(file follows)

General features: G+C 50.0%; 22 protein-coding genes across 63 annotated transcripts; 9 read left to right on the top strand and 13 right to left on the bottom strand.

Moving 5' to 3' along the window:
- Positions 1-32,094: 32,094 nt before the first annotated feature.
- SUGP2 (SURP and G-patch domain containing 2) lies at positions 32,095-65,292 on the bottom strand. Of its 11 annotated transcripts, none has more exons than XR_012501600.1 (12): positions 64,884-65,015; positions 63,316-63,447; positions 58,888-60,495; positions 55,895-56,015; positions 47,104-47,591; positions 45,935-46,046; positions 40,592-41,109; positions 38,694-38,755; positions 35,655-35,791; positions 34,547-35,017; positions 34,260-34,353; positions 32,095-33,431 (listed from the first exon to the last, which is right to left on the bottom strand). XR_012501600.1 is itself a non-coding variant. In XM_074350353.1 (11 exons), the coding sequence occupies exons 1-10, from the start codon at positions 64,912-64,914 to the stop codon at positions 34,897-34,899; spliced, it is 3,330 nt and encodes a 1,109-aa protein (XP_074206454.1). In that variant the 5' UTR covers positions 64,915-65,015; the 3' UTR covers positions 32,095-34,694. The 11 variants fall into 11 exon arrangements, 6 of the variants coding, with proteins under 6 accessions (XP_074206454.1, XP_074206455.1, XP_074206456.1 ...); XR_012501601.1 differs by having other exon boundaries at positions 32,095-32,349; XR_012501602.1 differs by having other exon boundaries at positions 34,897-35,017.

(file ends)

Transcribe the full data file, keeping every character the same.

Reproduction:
General features: G+C 50.0%; 22 protein-coding genes across 63 annotated transcripts; 9 read left to right on the top strand and 13 right to left on the bottom strand.

Moving 5' to 3' along the window:
- Positions 1-32,094: 32,094 nt before the first annotated feature.
- SUGP2 (SURP and G-patch domain containing 2) lies at positions 32,095-65,292 on the bottom strand. Of its 11 annotated transcripts, none has more exons than XR_012501600.1 (12): positions 64,884-65,015; positions 63,316-63,447; positions 58,888-60,495; positions 55,895-56,015; positions 47,104-47,591; positions 45,935-46,046; positions 40,592-41,109; positions 38,694-38,755; positions 35,655-35,791; positions 34,547-35,017; positions 34,260-34,353; positions 32,095-33,431 (listed from the first exon to the last, which is right to left on the bottom strand). XR_012501600.1 is itself a non-coding variant. In XM_074350353.1 (11 exons), the coding sequence occupies exons 1-10, from the start codon at positions 64,912-64,914 to the stop codon at positions 34,897-34,899; spliced, it is 3,330 nt and encodes a 1,109-aa protein (XP_074206454.1). In that variant the 5' UTR covers positions 64,915-65,015; the 3' UTR covers positions 32,095-34,694. The 11 variants fall into 11 exon arrangements, 6 of the variants coding, with proteins under 6 accessions (XP_074206454.1, XP_074206455.1, XP_074206456.1 ...); XR_012501601.1 differs by having other exon boundaries at positions 32,095-32,349; XR_012501602.1 differs by having other exon boundaries at positions 34,897-35,017.